Release date: 2019-05-29

  • Surveys and statistical programs – Documentation: 15F0004X
    Description:

    The input-output (IO) models are generally used to simulate the economic impacts of an expenditure on a given basket of goods and services or the output of one or several industries. The simulation results from a "shock" to an IO model will show the direct, indirect and induced impacts on GDP, which industries benefit the most, the number of jobs created, estimates of indirect taxes and subsidies generated, etc. For more details, ask us for the Guide to using the input-output simulation model, available free of charge upon request.

    At various times, clients have requested the use of IO price, energy, tax and market models. Given their availability, arrangements can be made to use these models on request.

    The national IO model was not released in 2015 or 2016.

    Release date: 2019-04-04

  • Surveys and statistical programs – Documentation: 15F0009X
    Description:

    The input-output (IO) models are generally used to simulate the economic impacts of an expenditure on a given basket of goods and services or the output of one or several industries. The simulation results from a "shock" to an IO model will show the direct, indirect and induced impacts on GDP, which industries benefit the most, the number of jobs created, estimates of indirect taxes and subsidies generated, etc. For more details, ask us for the Guide to using the input-output simulation model, available free of charge upon request.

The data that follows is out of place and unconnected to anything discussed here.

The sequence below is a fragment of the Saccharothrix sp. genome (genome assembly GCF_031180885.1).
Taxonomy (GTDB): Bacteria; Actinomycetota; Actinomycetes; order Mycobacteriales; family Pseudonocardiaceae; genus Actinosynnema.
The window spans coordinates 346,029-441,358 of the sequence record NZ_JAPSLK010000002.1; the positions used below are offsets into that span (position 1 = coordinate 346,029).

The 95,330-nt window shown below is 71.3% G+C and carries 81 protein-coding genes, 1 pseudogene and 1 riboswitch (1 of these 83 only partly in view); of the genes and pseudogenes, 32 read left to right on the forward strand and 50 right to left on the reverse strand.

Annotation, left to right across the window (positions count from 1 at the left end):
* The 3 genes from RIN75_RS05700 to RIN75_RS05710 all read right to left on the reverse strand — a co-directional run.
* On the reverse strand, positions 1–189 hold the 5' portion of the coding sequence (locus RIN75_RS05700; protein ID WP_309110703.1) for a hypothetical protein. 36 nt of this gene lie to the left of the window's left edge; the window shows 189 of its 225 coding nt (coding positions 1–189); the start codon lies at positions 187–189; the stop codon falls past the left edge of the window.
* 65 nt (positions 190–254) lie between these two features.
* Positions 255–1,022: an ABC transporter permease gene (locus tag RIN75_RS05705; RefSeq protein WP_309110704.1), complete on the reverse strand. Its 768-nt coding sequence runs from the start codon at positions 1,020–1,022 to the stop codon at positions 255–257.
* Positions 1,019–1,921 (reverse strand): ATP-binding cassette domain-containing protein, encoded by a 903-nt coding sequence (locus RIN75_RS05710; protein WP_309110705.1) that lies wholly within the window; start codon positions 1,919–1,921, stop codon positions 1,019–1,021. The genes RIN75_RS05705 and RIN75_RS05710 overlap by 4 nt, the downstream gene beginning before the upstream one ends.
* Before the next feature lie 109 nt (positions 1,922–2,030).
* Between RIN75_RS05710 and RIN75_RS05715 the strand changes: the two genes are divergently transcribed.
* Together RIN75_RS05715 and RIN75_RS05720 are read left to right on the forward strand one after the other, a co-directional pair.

At various times, clients have requested the use of IO price, energy, tax and market models. Given their availability, arrangements can be made to use these models on request.

    The interprovincial IO model was not released in 2015 or 2016.

    Release date: 2019-04-04

  • Surveys and statistical programs – Documentation: 13-606-G
    Description: This guide provides a detailed explanation of the structure, concepts and history of Canada’s System of Macroeconomic Accounts.
    Release date: 2018-06-22

  • Surveys and statistical programs – Documentation: 13-606-G201600114624
    Description:

    An explanation of the structure and concepts of Canada’s new government financial statistics-based public sector accounts.

    Release date: 2018-06-22

  • Surveys and statistical programs – Documentation: 15F0046X
    Description:

    The input-output multipliers are derived from the supply and use tables. They are used to assess the effects on the economy of an exogenous change in final demand for the output of a given industry. They provide a measure of the interdependence between an industry and the rest of the economy.

    The national and provincial multipliers show the direct, indirect, and induced effects on gross output, the detailed components of GDP, jobs, and imports. Like the supply and use tables, the multipliers are presented at four levels of aggregation: Detail level (236 industries), Link-1997 level (187 industries), Link-1961 level (111 industries) and Summary level (35 industries).

    Release date: 2018-04-03

  • Surveys and statistical programs – Documentation: 13-605-X201700114839
    Description:

    Users of macroeconomic statistics require long time series in order to understand economic cycles, forecast and conduct economic modeling. In general the longer the time series the better users are able to understand the economy. Statistics Canada has been producing macroeconomic account statistics since the 1930s. Over the last 80 plus years these statistics have evolved due to the changing nature of the economy, the development of international macroeconomic accounting standards and the development of new statistical methods and processes.

    Release date: 2017-08-31